Life and Times of Alex Esguerra — Obama Administration
Posted by firstname.lastname@example.org (Alex Esguerra) on
The power the President has over “immigration” is limited to what is established by the Constitution. The President cannot establish new rules of Naturalization. He cannot issue waivers to overturn rules of Naturalization that are established in compliance with the Constitution.
From the issue of the ending DACA when this administration started by the Attorney General, building walls on the border of Mexico, the impending show of military might on a caravan fleeing persecution from a hostile country and now the ending of the constitutional birthright in the United States. It's kinda hard really to simply stay silent when all this adds to the divisions and the new way how people see America as a country.
The power over foreign immigration is delegated through Article 1 section 8 clause 4; “To establish an uniform Rule of Naturalization.” Because it is delegated under Article 1, we know this power is specifically vested in Congress. Separation of powers dictates that since the power to establish this Rule is rests in Congress, it cannot be exercised by any other branch. We can see that the executive branch cannot ESTABLISH the Rule of Naturalization, but what authority does the President have over the naturalization process?, quoted from Presidential Power Over Immigration article.
Hence, President Obama during his 8 years also wanted Immigration reform tried several times through Congress but was not successful. Finally, he came up with an Executive Order which created the DACA which the Trump administration tried to stop. Thanks to the courts, DACA recipients are still protected. It is an expected bombshell that right after hours when this so called new Executive Order to end the birthright of people born in the United States will immediately start the legal battle of lawsuits to challenge and stop this said order. Whether the US Congress will react on this Executive Order depends the outcome of the mid term US elections in two weeks.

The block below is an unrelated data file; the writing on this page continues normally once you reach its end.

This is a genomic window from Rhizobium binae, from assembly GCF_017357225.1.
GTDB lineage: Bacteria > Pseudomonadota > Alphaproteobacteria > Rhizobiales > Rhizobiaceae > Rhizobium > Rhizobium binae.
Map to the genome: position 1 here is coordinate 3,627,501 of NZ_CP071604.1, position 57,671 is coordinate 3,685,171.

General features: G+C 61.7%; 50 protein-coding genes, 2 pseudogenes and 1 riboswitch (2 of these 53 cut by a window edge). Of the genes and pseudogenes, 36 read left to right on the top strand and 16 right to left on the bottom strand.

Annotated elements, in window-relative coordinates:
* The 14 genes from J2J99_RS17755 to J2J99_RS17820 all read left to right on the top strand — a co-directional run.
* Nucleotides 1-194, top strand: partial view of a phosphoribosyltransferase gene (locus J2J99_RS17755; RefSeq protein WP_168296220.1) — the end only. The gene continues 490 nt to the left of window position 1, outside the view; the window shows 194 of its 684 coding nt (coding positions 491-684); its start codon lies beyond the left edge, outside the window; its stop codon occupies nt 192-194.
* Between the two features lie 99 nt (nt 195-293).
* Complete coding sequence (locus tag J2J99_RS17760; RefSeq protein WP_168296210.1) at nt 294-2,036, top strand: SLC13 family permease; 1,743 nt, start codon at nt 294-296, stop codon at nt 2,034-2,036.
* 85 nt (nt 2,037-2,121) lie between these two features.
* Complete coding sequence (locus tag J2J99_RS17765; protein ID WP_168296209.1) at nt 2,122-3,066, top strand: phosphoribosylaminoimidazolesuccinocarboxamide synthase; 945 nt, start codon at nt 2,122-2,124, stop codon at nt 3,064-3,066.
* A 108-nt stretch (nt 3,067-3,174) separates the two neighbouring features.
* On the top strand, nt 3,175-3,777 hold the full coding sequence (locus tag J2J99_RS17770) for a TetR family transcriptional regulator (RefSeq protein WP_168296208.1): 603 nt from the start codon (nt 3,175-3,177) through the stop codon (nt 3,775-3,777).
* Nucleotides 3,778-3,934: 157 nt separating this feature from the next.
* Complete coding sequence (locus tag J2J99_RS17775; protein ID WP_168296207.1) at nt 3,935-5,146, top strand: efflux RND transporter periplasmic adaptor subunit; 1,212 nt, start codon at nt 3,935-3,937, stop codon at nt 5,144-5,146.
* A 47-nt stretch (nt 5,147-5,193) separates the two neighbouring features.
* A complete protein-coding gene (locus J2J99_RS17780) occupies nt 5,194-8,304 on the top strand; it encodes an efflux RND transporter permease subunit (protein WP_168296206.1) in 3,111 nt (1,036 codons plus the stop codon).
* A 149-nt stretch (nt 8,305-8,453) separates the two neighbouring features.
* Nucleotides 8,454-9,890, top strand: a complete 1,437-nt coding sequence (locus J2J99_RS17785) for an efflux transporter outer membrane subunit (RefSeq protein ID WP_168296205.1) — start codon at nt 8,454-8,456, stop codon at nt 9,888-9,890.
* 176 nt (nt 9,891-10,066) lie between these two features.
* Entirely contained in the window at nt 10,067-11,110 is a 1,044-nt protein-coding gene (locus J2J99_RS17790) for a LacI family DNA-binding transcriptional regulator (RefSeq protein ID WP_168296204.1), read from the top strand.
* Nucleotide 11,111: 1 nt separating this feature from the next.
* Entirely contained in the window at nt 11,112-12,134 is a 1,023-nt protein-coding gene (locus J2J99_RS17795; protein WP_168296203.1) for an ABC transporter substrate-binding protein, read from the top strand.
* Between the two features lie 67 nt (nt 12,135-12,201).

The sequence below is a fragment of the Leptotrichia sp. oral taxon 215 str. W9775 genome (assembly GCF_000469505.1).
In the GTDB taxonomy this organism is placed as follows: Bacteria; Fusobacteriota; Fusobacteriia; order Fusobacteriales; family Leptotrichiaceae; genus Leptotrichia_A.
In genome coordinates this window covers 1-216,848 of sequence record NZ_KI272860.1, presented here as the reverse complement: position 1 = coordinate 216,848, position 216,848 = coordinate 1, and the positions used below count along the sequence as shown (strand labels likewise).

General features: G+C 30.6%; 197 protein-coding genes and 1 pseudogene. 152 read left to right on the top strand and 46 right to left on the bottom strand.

Posted by Alexander Esguerra on
While starting my Sunday reading the,
reminds me of the years following through the various travails of different political administrations, the news media and current events.
Reminiscing back a few months prior to the November 2016 Presidential elections in the few times I've overhead topics being discussed by both Hillary and Donald, I've sort of expected today as forthcoming when regards to Foreign Policy. While I do recognize the deeper thought on putting America first and focusing more domestically, never in the history of the world that Foreign diplomacy and policy has been put aside considerably as what the initial speeches stated. Given the recent developments in Syria, the chemical attack and the missiles deployment, admittedly brings the realization for the new commander in chief that there's no such thing as domestic focused Foreign Diplomacy and Policy.
The Obama administration for sure had deliberated on the same type of missile firing yet only went that far with sanctions and over involvement in foreign diplomacy. Contrary to what this new president thought about Obama's too much involvement with Syria he had to use military force to retaliate. Exercising military force is another discussion point but the shift now has tremendously change on vital importance of Foreign diplomacy as a leading World Power.
Now the whole world watches as to what will be the next steps to the current scenario on Syria, maybe to the extent of finally ousting President Assad of Syria now that Generals are back in the core of the Inner Security Council planning strategies together with the president. Hence with these deliberations on security goes hand in hand with foreign policy strategy recommendations needed which this president might exercise or not.
So I'm going to end this short blog with Richard Haass latest bestselling book, A World in Disarray where he writes about "The United States remains the world’s strongest country, but American foreign policy has at times made matters worse, both by what the U.S. has done and by what it has failed to do.
As Richard Haass explains, the election of Donald Trump and the unexpected vote for “Brexit” signals that many in modern democracies reject important aspects of globalization, including borders open to trade and immigrants."